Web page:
Somalia Monday suspended its visa on arrival policy for Kenyan citizens citing the Covid-19 pandemic but escalating diplomatic tension with Nairobi.

Relations between Kenya and her eastern neighbour have been frosty over a maritime boundary whose contested geometrical progression from the hinterland could have either country lose or gain oil-rich Indian continental shelf.

Kenyans travelling into Somalia will have to obtain a visa from Somali embassies, the country’s Directorate of Immigration and Nationalisation said in a statement.

Kenyan diplomatic passport holders will have to get clearance from the Ministry of Foreign Affairs, Mogadishu added.
The directive takes effect from Sunday, December 13, 2020.

This, the directorate said, is “in line with the federal government’s policy of ensuring security, improving migration management and reducing the risk of Covid-19 infection.”

“Any traveller with Kenyan passport that does not adhere to the above policy will be denied entry,” added the terse notice.
The visa suspension follows last week’s decision by Somalia to expel Kenya’s ambassador and recall hers from Nairobi over “continuous” interference in its internal affairs.

Mogadishu held that Nairobi is meddling in its upcoming elections by putting pressure on the regional president of Jubaland, Ahmed Mohamed Islaam Madobe, to walk back on a poll agreement brokered two months ago.

Madobe — a dissident leader of the semi-autonomous state — enjoys a close relationship with Nairobi, something President Mohamed Abdullahi — popularly known as Farmajo — is bitterly opposed to.

Kenya has denied any wrongdoing and dismissed the claims as “unsubstantiated allegations”.

“Somalia expresses its regrets in the government of Kenya’s overt and blatant interferences in the internal and political affairs of the Federal Republic of Somalia which has the potential to be a hindrance to the stability, security and development of the entire region,” Somali Foreign Affairs Permanent Secretary Amb. Mohamed Ali-Nur Haji said on Sunday.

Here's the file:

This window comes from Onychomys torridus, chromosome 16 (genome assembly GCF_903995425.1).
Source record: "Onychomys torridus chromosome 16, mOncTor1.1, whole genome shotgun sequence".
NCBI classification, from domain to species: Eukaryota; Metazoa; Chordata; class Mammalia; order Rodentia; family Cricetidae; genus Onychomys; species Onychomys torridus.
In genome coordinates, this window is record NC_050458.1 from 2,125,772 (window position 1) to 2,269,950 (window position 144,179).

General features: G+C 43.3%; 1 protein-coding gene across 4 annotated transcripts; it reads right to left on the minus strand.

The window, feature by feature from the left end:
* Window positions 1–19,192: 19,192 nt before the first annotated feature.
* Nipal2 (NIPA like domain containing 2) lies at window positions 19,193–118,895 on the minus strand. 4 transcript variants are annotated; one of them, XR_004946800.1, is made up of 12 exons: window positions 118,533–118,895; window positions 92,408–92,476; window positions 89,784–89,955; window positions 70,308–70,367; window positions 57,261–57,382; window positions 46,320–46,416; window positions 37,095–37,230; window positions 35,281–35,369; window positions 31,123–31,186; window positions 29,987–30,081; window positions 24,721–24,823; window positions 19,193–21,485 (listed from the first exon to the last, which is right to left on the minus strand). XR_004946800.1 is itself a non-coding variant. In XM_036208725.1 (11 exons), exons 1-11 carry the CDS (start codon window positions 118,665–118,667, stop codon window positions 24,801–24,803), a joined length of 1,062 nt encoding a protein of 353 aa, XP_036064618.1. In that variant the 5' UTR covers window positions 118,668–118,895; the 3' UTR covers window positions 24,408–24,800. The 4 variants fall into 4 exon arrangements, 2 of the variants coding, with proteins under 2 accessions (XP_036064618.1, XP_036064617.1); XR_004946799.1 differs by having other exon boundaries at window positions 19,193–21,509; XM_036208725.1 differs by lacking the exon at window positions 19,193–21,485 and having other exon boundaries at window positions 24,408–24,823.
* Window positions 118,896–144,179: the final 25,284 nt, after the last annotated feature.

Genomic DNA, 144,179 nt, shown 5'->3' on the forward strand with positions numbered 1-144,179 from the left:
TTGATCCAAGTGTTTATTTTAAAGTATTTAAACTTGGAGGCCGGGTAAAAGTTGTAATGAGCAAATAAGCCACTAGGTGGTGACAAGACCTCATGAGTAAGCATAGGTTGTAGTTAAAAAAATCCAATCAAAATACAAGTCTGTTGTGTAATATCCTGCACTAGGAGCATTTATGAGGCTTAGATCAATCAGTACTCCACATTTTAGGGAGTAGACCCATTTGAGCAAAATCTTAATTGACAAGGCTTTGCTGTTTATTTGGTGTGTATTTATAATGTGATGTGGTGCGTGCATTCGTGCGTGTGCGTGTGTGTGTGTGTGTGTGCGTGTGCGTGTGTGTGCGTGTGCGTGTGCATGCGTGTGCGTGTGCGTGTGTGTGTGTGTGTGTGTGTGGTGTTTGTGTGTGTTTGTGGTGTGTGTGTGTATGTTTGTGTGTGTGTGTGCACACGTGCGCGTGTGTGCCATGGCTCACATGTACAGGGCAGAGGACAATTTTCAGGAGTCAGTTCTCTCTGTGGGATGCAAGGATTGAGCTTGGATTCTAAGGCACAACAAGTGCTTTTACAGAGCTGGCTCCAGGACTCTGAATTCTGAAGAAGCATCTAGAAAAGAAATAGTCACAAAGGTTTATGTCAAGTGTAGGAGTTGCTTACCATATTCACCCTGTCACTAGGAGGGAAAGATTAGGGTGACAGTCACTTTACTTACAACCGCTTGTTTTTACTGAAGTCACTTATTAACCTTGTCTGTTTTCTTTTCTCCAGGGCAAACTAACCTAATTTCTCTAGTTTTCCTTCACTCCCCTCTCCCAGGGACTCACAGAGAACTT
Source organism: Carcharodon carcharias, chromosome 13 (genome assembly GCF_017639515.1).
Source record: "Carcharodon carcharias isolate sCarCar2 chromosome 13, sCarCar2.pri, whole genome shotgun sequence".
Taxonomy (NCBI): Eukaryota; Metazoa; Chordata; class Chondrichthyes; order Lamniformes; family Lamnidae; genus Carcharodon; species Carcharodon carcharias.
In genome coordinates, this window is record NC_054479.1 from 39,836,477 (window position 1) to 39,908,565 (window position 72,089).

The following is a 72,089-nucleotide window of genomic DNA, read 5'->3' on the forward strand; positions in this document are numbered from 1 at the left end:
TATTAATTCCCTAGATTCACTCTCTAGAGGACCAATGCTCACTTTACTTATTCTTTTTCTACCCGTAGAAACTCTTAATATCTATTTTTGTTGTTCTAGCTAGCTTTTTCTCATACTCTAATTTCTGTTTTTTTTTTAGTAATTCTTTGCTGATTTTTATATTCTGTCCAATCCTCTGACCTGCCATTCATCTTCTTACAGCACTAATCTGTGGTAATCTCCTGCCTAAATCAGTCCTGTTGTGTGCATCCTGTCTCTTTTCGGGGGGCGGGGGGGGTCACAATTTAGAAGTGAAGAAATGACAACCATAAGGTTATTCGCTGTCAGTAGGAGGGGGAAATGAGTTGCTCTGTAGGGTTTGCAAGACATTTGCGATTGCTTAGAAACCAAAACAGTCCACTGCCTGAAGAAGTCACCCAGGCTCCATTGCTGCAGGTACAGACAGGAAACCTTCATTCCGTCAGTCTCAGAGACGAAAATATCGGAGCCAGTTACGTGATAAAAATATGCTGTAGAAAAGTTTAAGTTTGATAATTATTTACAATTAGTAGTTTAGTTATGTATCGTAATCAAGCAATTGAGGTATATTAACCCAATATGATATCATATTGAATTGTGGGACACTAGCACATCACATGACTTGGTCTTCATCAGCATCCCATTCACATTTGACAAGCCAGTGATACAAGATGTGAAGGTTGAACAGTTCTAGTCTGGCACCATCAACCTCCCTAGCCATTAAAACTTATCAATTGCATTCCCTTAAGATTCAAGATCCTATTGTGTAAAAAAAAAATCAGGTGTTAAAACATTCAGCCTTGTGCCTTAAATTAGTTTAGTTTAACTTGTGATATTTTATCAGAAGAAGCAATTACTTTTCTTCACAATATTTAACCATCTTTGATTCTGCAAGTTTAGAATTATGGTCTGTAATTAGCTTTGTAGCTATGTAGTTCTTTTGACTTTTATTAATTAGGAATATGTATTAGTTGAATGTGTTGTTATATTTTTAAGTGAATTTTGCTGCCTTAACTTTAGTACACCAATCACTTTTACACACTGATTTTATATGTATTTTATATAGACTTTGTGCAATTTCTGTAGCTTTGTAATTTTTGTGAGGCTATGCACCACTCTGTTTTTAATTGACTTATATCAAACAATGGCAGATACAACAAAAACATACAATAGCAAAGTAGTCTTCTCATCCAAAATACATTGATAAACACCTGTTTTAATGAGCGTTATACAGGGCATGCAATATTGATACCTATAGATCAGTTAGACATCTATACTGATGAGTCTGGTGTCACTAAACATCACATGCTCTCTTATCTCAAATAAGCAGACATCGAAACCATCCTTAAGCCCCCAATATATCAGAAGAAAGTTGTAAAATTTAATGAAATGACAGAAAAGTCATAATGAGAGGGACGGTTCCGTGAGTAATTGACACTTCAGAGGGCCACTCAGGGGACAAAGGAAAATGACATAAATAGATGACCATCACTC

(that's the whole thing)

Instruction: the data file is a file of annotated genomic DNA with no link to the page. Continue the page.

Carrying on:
“This action is reportedly based on unsubstantiated allegations, namely, ‘continued interference in the internal affairs of Somalia’,’ he added.

In a rejoinder, Kenya said it “respects and upholds the cardinal international principles of self-determination, sovereignty, political independence, and territorial integrity of all countries, and in particular those in Africa.”

It added that “It is incumbent that all political actors in Somalia to stay true to their political commitments, avoid distracting actions, but rather engage constructively to ensure timely implementation of the elections calendar”.

It was the second time within two years that the two neighbours were recalling their envoys.

In February 2019, Kenya recalled her ambassador Maj. Gen (Rtd) Lucas Tumbo after Mogadishu auctioned the contested oil and gas exploration blocks. Ties were restored in November last year.

In mid-March this year, Somalia suspended khat trading as part of measures to the contain spread of Covid-19 thus starving Kenya of nearly Sh16 million daily revenue from the export of the stimulant.

The maritime dispute is before the International Court of Justice (ICJ).

The Standard

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